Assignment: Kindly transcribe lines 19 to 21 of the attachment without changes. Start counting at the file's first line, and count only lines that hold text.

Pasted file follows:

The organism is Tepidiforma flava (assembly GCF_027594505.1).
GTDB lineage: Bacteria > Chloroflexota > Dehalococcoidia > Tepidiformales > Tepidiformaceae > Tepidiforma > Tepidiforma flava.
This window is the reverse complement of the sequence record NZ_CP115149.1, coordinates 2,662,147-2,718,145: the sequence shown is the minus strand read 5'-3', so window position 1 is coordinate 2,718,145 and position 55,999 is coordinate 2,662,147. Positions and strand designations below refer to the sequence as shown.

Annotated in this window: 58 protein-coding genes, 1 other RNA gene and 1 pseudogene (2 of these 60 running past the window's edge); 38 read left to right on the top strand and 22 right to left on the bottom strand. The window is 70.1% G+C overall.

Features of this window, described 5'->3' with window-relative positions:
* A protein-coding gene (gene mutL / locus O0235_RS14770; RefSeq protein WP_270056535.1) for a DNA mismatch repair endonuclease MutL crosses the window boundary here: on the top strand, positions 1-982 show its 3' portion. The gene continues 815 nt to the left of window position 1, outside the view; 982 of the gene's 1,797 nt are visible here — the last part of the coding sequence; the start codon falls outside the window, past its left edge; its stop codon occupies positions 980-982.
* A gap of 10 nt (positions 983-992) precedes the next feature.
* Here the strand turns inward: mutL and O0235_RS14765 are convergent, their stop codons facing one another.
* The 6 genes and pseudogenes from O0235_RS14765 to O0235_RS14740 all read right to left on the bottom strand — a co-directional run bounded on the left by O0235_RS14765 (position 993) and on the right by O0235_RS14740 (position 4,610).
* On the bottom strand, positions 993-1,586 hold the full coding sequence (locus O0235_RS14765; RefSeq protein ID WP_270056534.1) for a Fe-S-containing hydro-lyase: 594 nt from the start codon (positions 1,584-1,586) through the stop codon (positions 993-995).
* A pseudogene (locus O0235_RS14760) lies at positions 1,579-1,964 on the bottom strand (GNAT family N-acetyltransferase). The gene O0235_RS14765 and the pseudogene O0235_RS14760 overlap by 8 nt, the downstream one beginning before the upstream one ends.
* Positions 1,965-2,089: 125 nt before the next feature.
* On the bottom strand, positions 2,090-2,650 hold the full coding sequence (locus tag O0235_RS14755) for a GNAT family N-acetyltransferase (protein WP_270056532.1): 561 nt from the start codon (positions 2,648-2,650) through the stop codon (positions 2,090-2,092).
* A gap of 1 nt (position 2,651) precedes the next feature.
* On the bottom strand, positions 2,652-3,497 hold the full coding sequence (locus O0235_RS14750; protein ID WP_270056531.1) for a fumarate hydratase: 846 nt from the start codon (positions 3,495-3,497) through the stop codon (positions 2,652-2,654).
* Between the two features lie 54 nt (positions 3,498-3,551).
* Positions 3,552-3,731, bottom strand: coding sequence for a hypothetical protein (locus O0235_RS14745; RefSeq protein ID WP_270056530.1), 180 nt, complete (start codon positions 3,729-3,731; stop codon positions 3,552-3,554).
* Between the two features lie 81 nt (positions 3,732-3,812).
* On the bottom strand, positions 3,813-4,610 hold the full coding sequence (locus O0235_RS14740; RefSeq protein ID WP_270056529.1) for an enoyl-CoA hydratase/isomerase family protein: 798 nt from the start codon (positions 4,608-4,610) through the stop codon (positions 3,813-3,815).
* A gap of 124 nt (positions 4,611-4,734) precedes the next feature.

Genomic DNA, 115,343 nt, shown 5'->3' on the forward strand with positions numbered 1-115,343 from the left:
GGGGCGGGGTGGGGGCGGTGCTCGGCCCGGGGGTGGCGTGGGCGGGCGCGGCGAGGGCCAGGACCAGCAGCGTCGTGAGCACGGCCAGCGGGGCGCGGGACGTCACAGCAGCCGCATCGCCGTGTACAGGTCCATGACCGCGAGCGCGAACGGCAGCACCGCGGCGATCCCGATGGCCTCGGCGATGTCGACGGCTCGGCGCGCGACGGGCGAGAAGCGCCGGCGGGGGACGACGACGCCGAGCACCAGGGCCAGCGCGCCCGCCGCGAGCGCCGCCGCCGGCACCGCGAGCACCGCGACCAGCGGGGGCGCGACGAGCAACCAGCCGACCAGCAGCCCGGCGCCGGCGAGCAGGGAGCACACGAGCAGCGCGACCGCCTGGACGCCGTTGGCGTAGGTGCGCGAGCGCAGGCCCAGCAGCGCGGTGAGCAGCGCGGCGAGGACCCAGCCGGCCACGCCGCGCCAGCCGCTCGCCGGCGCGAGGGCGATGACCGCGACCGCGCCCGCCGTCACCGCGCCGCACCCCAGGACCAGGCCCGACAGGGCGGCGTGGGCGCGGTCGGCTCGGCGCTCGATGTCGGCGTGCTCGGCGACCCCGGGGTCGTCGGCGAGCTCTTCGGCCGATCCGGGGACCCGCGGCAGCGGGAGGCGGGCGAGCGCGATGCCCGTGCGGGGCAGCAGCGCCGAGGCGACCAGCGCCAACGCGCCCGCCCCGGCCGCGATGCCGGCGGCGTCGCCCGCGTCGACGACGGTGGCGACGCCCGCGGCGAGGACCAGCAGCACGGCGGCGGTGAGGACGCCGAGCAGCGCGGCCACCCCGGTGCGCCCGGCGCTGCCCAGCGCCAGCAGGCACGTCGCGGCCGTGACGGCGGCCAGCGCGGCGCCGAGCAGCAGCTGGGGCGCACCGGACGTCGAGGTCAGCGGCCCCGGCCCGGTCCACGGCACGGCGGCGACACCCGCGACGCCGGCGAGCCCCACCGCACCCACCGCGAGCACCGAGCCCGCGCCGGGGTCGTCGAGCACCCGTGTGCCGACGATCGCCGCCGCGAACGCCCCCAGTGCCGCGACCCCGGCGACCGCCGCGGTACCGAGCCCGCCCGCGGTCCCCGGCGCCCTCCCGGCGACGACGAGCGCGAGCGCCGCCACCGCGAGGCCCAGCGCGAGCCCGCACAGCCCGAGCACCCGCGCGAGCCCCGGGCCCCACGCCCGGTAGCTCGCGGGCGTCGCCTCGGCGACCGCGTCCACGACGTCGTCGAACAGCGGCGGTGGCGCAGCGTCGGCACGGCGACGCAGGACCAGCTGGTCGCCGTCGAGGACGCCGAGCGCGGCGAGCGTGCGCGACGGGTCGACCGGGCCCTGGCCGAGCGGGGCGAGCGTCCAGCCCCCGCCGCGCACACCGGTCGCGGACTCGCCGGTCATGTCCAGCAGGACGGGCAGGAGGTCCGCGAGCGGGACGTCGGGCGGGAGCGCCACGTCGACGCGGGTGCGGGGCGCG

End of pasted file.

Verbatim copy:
* On the bottom strand, positions 3,813-4,610 hold the full coding sequence (locus O0235_RS14740; RefSeq protein ID WP_270056529.1) for an enoyl-CoA hydratase/isomerase family protein: 798 nt from the start codon (positions 4,608-4,610) through the stop codon (positions 3,813-3,815).
* A gap of 124 nt (positions 4,611-4,734) precedes the next feature.

Genomic DNA, 115,343 nt, shown 5'->3' on the forward strand with positions numbered 1-115,343 from the left: